The South Korean Nuclear Horn (Daniel 7:7)

Ben Kentish
As North Korea continues to test long-range missiles designed to carry nuclear bombs, the South remains heavily reliant on the US and its allies for defence.
Mr Trump’s isolationist rhetoric has caused concern among US allies, as have his calls for Asian countries to take on more of the cost of their defence.
During last year’s presidential campaign, the Republican suggested South Korea and Japan should develop their own nuclear arsenals in response to the threat from North Korea.
“Trump’s ‘America-first’ policy has triggered this kind of public sentiment,” said Moon Chung In, a national security adviser to South Korean President Moon Jae In.
Mr Moon is against calls for South Korea to develop a nuclear programme but polls suggest the proposal has the support of a majority of the public.
“They want to strike a better balance of power between South and North Korea, and I also support that position,” said Yoon Young Seok, an MP who belongs to the conservative Liberty Korea Party.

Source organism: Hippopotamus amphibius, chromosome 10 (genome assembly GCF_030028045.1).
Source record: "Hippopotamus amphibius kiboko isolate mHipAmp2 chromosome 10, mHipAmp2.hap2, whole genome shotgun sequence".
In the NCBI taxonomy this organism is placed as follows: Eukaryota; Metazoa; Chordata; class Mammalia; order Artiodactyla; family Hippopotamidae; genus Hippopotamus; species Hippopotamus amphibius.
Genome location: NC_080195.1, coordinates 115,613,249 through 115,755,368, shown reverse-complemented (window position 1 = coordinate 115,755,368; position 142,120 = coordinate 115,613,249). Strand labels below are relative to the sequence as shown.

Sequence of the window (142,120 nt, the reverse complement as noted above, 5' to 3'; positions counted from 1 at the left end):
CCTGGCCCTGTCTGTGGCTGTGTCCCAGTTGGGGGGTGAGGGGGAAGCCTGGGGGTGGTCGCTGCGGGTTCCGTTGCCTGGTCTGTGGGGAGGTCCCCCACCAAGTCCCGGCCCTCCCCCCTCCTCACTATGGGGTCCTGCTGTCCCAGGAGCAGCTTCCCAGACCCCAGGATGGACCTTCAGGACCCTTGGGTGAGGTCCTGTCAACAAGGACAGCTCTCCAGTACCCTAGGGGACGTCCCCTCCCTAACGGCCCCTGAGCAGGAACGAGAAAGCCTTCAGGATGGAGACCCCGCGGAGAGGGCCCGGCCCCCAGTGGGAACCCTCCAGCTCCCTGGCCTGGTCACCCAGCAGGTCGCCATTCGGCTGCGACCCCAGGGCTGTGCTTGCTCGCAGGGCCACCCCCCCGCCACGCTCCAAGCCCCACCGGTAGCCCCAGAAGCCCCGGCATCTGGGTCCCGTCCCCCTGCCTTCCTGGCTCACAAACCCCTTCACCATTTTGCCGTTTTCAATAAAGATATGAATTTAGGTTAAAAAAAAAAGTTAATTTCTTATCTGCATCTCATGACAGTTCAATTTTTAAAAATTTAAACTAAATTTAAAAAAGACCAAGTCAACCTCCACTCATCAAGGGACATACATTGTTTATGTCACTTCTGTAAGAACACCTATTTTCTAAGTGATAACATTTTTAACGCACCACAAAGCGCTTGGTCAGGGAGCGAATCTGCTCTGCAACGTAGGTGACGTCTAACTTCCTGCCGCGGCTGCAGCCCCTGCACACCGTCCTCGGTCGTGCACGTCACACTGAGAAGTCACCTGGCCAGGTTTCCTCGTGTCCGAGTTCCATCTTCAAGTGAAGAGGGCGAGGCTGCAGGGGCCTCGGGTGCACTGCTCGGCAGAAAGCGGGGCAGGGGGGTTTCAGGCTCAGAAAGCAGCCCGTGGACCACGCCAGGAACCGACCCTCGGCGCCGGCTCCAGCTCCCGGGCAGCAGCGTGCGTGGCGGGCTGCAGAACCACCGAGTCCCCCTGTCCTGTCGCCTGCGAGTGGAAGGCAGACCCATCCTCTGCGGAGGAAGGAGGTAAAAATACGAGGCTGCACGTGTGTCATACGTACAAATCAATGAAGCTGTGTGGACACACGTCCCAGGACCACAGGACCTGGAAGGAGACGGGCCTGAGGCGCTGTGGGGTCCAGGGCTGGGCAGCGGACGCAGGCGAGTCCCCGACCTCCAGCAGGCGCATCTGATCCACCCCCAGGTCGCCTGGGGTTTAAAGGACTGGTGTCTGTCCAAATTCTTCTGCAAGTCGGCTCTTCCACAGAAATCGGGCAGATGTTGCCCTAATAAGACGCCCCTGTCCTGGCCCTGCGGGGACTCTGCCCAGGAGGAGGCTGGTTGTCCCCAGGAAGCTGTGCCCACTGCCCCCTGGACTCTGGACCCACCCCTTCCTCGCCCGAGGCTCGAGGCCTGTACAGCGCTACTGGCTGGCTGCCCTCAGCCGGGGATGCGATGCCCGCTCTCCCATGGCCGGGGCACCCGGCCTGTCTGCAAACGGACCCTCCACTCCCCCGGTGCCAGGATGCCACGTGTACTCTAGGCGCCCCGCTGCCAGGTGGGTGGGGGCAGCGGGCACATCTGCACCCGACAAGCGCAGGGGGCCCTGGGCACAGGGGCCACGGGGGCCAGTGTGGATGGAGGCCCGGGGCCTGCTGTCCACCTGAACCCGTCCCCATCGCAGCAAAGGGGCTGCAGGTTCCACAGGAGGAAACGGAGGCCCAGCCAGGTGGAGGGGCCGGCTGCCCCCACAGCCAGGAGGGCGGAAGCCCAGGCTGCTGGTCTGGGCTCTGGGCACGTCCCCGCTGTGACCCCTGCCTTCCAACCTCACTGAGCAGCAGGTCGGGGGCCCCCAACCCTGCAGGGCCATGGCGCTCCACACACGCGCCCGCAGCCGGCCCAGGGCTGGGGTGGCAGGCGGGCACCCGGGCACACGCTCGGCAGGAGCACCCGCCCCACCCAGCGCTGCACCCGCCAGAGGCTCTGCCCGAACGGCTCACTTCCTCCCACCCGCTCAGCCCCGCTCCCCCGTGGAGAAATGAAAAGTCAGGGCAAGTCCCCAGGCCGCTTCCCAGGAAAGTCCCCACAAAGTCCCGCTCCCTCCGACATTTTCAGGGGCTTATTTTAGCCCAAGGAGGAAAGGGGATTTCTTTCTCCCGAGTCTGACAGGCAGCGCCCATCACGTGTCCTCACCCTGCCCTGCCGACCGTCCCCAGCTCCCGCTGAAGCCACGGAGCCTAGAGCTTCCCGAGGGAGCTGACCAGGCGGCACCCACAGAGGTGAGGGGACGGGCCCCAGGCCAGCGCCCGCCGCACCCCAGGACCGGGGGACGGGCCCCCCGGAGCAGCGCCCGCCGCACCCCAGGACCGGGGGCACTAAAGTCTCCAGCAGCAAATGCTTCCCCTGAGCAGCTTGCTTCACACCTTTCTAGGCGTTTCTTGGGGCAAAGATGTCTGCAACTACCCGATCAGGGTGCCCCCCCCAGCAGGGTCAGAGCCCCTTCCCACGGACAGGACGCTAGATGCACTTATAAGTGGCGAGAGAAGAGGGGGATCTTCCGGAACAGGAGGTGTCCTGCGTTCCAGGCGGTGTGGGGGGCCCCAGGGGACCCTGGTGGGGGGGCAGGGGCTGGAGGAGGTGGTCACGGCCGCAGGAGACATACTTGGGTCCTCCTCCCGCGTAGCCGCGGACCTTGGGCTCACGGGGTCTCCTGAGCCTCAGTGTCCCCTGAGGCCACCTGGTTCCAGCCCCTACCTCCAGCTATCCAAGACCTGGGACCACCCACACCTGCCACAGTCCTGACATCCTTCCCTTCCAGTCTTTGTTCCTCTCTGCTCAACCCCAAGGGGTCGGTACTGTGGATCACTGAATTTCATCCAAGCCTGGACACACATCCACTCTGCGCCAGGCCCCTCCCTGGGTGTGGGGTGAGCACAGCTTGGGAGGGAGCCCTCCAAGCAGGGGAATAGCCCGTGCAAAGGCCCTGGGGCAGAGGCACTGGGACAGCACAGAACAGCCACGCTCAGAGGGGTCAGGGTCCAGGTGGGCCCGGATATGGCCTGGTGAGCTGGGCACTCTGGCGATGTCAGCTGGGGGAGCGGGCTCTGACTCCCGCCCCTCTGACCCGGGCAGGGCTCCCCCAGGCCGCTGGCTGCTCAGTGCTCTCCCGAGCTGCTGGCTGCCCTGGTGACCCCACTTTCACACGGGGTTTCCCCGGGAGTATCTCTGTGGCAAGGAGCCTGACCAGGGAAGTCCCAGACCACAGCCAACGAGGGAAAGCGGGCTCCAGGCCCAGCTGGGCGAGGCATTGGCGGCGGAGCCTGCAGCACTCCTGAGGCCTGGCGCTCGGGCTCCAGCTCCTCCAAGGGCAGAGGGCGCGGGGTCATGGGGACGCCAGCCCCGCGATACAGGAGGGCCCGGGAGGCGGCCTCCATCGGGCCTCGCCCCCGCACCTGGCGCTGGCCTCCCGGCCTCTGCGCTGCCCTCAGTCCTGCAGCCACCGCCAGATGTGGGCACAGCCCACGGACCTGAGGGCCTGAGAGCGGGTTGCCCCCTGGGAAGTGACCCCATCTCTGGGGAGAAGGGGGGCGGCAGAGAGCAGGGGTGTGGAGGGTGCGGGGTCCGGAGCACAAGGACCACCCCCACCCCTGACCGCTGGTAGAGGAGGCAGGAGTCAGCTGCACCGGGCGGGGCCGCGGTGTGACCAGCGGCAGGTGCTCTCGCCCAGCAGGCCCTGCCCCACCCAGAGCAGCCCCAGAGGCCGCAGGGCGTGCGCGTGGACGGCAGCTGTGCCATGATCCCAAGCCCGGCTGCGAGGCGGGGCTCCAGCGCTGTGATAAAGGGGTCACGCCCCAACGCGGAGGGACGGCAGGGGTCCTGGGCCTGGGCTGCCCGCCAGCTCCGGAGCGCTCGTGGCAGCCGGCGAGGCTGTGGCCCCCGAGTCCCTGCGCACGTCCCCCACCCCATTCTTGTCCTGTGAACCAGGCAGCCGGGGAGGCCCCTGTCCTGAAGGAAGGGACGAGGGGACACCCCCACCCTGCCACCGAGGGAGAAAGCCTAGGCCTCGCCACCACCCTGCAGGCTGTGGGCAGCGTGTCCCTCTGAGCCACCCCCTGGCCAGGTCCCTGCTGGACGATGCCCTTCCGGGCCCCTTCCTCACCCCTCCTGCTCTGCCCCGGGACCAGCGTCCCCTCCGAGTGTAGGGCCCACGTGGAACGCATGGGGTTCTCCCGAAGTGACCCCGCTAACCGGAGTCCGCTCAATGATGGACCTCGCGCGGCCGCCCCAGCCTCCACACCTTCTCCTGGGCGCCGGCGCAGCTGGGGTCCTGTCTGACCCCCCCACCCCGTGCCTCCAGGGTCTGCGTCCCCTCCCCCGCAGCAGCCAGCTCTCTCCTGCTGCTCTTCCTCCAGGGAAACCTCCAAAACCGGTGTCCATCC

South Korea had been trying to develop its own nuclear weapons until the 1970s, when it gave up the programme under pressure from the US. It now relies heavily on the deterrent provided by the US’s 4,000 nuclear weapons.
It comes after North Korea conducted its second intercontinental ballistic missile (ICBM) test in the space of a month.
The latest test raised fears that scientists working for the North’s leader, Kim Jong Un, had mastered new technology that could allow a missile to reach the entire continental US, American intelligence officials said.
Stabilising engines meant the test had greater height, range and power than the previous missile, which counter the effects of winds and other forces that can knock an ascending rocket off course, one said.

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